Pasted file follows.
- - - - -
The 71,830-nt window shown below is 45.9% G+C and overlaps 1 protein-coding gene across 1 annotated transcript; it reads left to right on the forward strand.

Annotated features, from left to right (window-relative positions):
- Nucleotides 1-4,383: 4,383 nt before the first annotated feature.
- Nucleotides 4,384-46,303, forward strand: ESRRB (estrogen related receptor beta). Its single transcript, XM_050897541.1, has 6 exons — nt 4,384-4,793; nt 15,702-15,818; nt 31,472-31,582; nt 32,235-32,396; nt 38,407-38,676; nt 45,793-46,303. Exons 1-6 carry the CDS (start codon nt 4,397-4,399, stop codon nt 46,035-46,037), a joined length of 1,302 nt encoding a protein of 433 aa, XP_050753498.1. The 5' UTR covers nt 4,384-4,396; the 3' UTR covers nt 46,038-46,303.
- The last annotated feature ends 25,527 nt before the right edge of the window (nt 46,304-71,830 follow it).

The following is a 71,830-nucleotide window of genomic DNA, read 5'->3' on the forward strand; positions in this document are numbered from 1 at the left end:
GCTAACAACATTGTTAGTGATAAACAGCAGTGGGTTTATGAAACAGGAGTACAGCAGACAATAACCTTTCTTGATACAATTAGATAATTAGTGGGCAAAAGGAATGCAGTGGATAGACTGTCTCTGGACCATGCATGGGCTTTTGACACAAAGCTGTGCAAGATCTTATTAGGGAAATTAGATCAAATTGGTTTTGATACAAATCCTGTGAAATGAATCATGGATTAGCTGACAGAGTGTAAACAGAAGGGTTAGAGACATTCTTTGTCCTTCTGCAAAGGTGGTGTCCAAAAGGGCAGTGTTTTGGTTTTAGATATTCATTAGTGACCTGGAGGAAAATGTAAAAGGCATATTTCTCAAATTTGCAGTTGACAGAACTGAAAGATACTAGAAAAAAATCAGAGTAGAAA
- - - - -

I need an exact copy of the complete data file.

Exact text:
The 71,830-nt window shown below is 45.9% G+C and overlaps 1 protein-coding gene across 1 annotated transcript; it reads left to right on the forward strand.

Annotated features, from left to right (window-relative positions):
- Nucleotides 1-4,383: 4,383 nt before the first annotated feature.
- Nucleotides 4,384-46,303, forward strand: ESRRB (estrogen related receptor beta). Its single transcript, XM_050897541.1, has 6 exons — nt 4,384-4,793; nt 15,702-15,818; nt 31,472-31,582; nt 32,235-32,396; nt 38,407-38,676; nt 45,793-46,303. Exons 1-6 carry the CDS (start codon nt 4,397-4,399, stop codon nt 46,035-46,037), a joined length of 1,302 nt encoding a protein of 433 aa, XP_050753498.1. The 5' UTR covers nt 4,384-4,396; the 3' UTR covers nt 46,038-46,303.
- The last annotated feature ends 25,527 nt before the right edge of the window (nt 46,304-71,830 follow it).

The following is a 71,830-nucleotide window of genomic DNA, read 5'->3' on the forward strand; positions in this document are numbered from 1 at the left end:
GCTAACAACATTGTTAGTGATAAACAGCAGTGGGTTTATGAAACAGGAGTACAGCAGACAATAACCTTTCTTGATACAATTAGATAATTAGTGGGCAAAAGGAATGCAGTGGATAGACTGTCTCTGGACCATGCATGGGCTTTTGACACAAAGCTGTGCAAGATCTTATTAGGGAAATTAGATCAAATTGGTTTTGATACAAATCCTGTGAAATGAATCATGGATTAGCTGACAGAGTGTAAACAGAAGGGTTAGAGACATTCTTTGTCCTTCTGCAAAGGTGGTGTCCAAAAGGGCAGTGTTTTGGTTTTAGATATTCATTAGTGACCTGGAGGAAAATGTAAAAGGCATATTTCTCAAATTTGCAGTTGACAGAACTGAAAGATACTAGAAAAAAATCAGAGTAGAAA